Toggle Commented Mar 20, 2014 on Grind the Axe at The Online Photographer
If you can't be with the camera you love, then love the one you are with. By and large, the camera I'm using is the one I love. I loved the 5D for about five years. At the moment, it's a camera ménage à quatre, with Oly E-M5 and E-PM2, Panny GX7 and GM1 and a bag full of µ4/3 lenses. As the shooting season goes on, I expect more loved and less loved may emerge. Maybe it's a group thing because they are all so closely related, yet each has qualities the others lack, together with its own limitations. Time will tell, until the new love arises. But at the moment, I love them all, more than any that came before. Moose
"What is that low-pitched rumbling noise? Oh, I think it must be the sound of Yousuf Karsh rolling over in his grave!" His kind of LF portraiture is a different game. I've known this for some time, but it was brought home to me more strongly a couple of years ago, when I had the luck to be able to stand undisturbed for quite some time in front of a very large print (4x5'?) of his famous portrait of Winston Churchill. The combination of a great deal of clear detail with absolutely no edgy, excessive sharpness is something I think may simply not be possible on 35 mm or even small MF film, let alone smaller formats. One may speculate all day as to why this may be so, or should not be so, but it has been my experience that it is so so far. I've seen images taken with the lenses from that era on smaller formats. I've experimented with various techniques. I've trolled the web for images. I've yet to find where anyone has managed to lose the edge and bokeh characteristics of smaller, shorter FL lenses on smaller media - without just going fuzzy, losing detail that is held in the old LF images*. It seems to me that Mike's discussion doesn't necessarily apply outside of 35 mm and smaller formats. Moose * It is, of course, still possible to do something almost identical on LF today with old lenses and at least one new one.
"All fast lenses are worse—less sharp—wide open than stopped down, as anyone can see from any sort of quantitative lens test." But there are differences. For an MF lens with amazingly even performance across apertures, should one need it, there is the last version of the Zuiko 50/1.4, serial #s over 1,000,085. 50mm f/1.4 Zuiko (multi-coated) OM-2000 with mirror and diaphram prefire; lens with >1,100,000 serial number Vignetting = D @ f/1.4, B @ f/2, A- @ /2.8, A @ f/4 Distortion = none Aperture Center Corner f/1.4___B___B f/2.0___A-___B f/2.8___A___A- f/4.0___A___A f/5.6___A___A- f/8.0___A-___A- f/11.0__ A-___A- f/16.0__B+___B+ Even more so on APS or µ4/3, where f1.4 will be slightly less sharp, but all other apertures are equal up to where diffraction takes over. Moose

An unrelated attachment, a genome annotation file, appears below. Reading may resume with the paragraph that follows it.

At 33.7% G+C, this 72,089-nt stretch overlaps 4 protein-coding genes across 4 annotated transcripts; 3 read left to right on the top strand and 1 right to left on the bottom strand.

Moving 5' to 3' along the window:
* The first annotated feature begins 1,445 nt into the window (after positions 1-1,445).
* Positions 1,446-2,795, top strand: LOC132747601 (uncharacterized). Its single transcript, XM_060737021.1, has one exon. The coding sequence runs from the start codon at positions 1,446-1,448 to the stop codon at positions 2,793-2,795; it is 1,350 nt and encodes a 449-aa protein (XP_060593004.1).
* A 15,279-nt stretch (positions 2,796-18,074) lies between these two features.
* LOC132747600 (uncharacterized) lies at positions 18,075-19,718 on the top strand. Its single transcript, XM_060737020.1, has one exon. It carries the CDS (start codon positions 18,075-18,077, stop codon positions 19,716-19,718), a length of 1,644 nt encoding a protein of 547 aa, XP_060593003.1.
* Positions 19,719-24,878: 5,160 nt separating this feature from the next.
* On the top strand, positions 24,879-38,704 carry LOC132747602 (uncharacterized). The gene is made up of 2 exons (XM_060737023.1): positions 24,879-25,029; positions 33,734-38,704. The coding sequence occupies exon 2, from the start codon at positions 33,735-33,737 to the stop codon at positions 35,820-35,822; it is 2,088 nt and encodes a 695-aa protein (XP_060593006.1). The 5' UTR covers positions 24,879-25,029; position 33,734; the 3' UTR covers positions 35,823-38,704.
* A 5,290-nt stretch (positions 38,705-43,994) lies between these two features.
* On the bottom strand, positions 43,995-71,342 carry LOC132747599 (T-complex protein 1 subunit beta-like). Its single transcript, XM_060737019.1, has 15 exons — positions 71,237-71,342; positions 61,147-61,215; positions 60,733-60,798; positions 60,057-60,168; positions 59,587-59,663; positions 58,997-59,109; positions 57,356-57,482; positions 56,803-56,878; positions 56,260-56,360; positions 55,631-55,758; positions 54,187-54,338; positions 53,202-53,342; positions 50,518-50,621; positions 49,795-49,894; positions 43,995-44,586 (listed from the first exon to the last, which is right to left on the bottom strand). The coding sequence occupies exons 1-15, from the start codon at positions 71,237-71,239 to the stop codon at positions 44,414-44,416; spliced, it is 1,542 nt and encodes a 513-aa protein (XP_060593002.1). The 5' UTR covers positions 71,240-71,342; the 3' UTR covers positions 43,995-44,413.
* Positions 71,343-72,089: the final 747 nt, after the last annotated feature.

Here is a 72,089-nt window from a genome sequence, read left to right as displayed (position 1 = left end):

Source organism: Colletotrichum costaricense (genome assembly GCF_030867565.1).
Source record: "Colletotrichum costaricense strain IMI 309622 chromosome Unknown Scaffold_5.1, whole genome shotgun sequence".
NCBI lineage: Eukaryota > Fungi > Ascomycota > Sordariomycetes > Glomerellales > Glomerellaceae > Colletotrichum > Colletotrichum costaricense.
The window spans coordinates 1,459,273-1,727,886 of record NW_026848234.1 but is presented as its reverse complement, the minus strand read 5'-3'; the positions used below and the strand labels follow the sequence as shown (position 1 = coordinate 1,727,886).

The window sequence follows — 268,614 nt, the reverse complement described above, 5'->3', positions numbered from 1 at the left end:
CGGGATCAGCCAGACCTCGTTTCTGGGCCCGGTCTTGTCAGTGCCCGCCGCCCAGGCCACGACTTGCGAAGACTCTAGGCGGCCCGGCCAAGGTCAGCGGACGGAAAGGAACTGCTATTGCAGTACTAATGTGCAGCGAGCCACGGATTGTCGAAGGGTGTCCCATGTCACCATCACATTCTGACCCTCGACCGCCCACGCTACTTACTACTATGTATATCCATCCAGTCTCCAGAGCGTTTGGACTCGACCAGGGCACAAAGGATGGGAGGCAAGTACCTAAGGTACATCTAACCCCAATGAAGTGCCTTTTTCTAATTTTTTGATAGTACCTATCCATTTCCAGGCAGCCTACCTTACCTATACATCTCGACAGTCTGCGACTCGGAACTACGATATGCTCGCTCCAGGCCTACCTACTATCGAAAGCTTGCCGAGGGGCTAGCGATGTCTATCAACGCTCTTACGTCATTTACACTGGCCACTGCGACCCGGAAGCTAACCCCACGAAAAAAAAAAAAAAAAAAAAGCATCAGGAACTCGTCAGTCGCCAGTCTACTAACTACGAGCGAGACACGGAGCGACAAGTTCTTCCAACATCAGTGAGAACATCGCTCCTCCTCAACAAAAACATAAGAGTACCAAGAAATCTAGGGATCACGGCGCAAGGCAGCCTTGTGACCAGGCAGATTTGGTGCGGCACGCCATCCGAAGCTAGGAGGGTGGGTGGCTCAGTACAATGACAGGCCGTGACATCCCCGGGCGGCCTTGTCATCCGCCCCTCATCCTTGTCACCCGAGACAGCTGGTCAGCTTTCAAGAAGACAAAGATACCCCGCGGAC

Hi Joe, "Moose: My family has owned two Kindles and three iPads and my wife recently switched from a Kindle Paperwhite to an iPad Mini Retina. Why? The text is so much clearer that she finds it easier to read ..." I hope I wasn't being didactic, just expressing how my personal experience differed from Mike's. Although I've used a couple of Kindles for a few minutes each, my experience is pretty limited. I do or have read extensively on Nook, iPad, iPhone, a 10" Android tablet and an 11.6" netbook+ display. I have not found any of the other displays to be any sharper/clearer than the Nook Simple Touch - The one without backlight!. The Glow has less clarity. I am a lucky man, retired with a nice front yard, and read sitting outdoors quite a lot. Anything but a paperwhite display is just junk there. My two favorite reading chairs long predate ereaders, so have carefully selected reading lights and are ideal for a non backlit display (or book!) - as is the kitchen table when eating. {;~) If I read in bed, my needs would be different, but I don't. The Android tablet or iPad with two page display are fine indoors, but no better for me than the Nook. The choice of Nook over Kindle was not about display, slightly about price, and mostly about technical issues of source material flexibility. Also, my Nook is 'rooted', giving me access to the Android OS for some control and a better PDF reader than the rather poor native Nook one.
Toggle Commented Feb 28, 2014 on The iPad Air for Reading at The Online Photographer
A dirt cheap bluetooth keyboard completely transforms the experience of email and other writing on iPads and other tablets and phones. Moose